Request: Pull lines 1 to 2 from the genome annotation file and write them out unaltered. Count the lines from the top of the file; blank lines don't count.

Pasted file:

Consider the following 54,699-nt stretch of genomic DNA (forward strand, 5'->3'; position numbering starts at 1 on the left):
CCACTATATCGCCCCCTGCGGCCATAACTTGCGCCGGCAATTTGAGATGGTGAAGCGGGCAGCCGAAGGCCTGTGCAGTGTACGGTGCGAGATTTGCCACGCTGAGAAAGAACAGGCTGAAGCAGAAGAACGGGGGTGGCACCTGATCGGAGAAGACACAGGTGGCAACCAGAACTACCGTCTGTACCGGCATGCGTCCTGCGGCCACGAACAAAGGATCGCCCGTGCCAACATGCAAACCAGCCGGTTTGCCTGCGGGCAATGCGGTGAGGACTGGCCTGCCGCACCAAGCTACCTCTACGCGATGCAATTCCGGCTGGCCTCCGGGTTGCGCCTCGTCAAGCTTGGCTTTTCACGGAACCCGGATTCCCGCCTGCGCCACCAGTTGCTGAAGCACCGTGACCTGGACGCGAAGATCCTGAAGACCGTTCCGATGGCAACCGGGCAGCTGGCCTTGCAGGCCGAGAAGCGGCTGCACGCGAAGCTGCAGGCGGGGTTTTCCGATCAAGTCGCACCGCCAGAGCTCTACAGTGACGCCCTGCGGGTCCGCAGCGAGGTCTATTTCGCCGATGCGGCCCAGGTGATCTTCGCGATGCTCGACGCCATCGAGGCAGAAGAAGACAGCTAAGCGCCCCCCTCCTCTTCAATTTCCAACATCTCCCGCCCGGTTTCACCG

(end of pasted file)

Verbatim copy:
Consider the following 54,699-nt stretch of genomic DNA (forward strand, 5'->3'; position numbering starts at 1 on the left):
CCACTATATCGCCCCCTGCGGCCATAACTTGCGCCGGCAATTTGAGATGGTGAAGCGGGCAGCCGAAGGCCTGTGCAGTGTACGGTGCGAGATTTGCCACGCTGAGAAAGAACAGGCTGAAGCAGAAGAACGGGGGTGGCACCTGATCGGAGAAGACACAGGTGGCAACCAGAACTACCGTCTGTACCGGCATGCGTCCTGCGGCCACGAACAAAGGATCGCCCGTGCCAACATGCAAACCAGCCGGTTTGCCTGCGGGCAATGCGGTGAGGACTGGCCTGCCGCACCAAGCTACCTCTACGCGATGCAATTCCGGCTGGCCTCCGGGTTGCGCCTCGTCAAGCTTGGCTTTTCACGGAACCCGGATTCCCGCCTGCGCCACCAGTTGCTGAAGCACCGTGACCTGGACGCGAAGATCCTGAAGACCGTTCCGATGGCAACCGGGCAGCTGGCCTTGCAGGCCGAGAAGCGGCTGCACGCGAAGCTGCAGGCGGGGTTTTCCGATCAAGTCGCACCGCCAGAGCTCTACAGTGACGCCCTGCGGGTCCGCAGCGAGGTCTATTTCGCCGATGCGGCCCAGGTGATCTTCGCGATGCTCGACGCCATCGAGGCAGAAGAAGACAGCTAAGCGCCCCCCTCCTCTTCAATTTCCAACATCTCCCGCCCGGTTTCACCG